This play activity presented a challenge for me to take and post seven images in seven days (one for each day) through Instagram or Flickr.
I chose the option of utilising Instagram because it is conveniently an app on my smart phone in addition to a camera and therefore it seemed to be the most efficient and effective way of completing the task. Also, I realised that I rarely ever carry an actual camera with me, and I realised that at some points the photos I take will be quite impromptu and on impulse. Therefore, I thought it best to rely on my smartphone app to complete this task.
I was already feeling some trepidation in beginning the use of a new app, even if it seems quite similar to Twitter and social media forums that I have used. However, I have found that it is less about actually using the program (how to use it and so on) that is difficult, rather it is the photos that I take is. I have been completing this task for the last three days, and so far the images that I have taken and provided are one of a hallway, a tree on a university campus, a shoe rack and a shelf of books. I quite like the images I took as they are all things that are quite meaningful to me personally. However, I have been starting to think about what these images say about me – and probably to follow this, is whether I need to be concerned about what they (the images) say. Do you I need to be careful about what I post to protect my family or friends security? Do I need to be careful of the captions that I place – some forms of bad etiquette like swear words and the like, are no issue – but what if I posted funny social commentary on something political? Who will see it? This is a forum to share, but what does it mean if I monitor what I share? At the present, I have posted things that are objects but for some reason, although there is some security in being able to choose the contacts who see your posts, it feels more public and for that I feel cautious.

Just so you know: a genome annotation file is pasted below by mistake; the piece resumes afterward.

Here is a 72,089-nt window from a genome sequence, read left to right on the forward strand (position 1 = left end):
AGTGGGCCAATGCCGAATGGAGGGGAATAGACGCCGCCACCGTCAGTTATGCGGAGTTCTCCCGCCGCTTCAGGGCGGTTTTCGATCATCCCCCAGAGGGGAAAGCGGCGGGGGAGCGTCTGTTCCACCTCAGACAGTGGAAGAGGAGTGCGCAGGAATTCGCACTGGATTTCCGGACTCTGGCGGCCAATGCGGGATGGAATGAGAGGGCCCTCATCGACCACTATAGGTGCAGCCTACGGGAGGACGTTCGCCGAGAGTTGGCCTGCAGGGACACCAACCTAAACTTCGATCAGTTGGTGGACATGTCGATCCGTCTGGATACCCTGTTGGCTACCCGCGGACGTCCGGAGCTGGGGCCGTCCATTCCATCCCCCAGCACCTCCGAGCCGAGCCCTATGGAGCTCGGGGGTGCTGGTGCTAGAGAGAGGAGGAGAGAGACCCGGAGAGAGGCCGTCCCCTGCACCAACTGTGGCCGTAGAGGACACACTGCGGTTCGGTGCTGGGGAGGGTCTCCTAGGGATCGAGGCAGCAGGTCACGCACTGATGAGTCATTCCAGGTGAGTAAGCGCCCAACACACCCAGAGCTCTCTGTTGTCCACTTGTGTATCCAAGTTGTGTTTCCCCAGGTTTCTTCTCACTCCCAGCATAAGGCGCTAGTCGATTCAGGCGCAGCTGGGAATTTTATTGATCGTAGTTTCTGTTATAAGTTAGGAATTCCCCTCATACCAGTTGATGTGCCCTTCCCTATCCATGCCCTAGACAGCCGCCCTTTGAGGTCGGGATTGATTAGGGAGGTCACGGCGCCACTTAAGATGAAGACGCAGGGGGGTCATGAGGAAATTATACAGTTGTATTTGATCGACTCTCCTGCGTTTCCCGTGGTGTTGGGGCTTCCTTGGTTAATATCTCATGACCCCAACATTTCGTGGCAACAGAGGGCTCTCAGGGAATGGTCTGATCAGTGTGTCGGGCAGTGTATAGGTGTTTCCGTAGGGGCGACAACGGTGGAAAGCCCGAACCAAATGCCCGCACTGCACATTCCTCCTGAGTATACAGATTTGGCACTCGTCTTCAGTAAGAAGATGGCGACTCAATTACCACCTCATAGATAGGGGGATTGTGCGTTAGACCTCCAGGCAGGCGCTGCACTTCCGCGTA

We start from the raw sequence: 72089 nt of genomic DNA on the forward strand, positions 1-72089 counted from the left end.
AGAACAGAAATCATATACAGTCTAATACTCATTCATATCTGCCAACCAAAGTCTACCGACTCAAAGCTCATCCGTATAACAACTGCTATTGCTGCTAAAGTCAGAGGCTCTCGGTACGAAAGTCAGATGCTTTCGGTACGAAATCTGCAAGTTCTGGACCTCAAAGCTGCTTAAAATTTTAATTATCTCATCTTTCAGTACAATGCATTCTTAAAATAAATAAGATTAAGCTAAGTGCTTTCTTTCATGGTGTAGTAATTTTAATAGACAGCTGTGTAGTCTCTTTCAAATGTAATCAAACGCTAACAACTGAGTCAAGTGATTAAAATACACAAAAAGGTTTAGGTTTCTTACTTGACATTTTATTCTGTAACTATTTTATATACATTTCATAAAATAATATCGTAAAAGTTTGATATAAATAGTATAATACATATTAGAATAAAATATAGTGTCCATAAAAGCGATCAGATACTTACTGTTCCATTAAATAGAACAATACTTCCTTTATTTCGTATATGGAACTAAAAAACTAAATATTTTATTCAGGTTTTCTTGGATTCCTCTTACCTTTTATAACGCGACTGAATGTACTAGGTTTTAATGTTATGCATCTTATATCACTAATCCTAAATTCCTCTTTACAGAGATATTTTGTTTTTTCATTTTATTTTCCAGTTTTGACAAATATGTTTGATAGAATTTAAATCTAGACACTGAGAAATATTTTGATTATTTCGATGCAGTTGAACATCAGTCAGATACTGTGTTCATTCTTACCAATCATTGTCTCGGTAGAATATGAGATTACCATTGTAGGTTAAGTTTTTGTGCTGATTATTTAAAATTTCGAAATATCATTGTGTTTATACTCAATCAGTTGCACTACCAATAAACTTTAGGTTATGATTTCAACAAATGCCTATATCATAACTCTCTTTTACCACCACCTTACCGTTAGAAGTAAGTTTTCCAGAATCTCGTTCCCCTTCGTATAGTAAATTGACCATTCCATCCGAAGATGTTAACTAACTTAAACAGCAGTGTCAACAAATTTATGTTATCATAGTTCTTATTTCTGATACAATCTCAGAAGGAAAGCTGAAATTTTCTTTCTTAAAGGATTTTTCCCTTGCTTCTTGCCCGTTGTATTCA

Overall though despite this, I am having an enjoyable time completing the activity of taking seven photos for seven days. Unfortunately, I find it hard sometimes to know what to take so that the photo will be meaningful or significant. Contributing to this may also be the awareness that using Instagram has not yet become habitual like Twitter and Facebook, therefore I have forgotten when I have been taken to “photo rich” places to actually take a photo. I hope that as I reach the conclusion of the activity and perhaps beyond, that Instagram will have a greater importance for my personal and professional life as I recognise that it has many valuable benefits.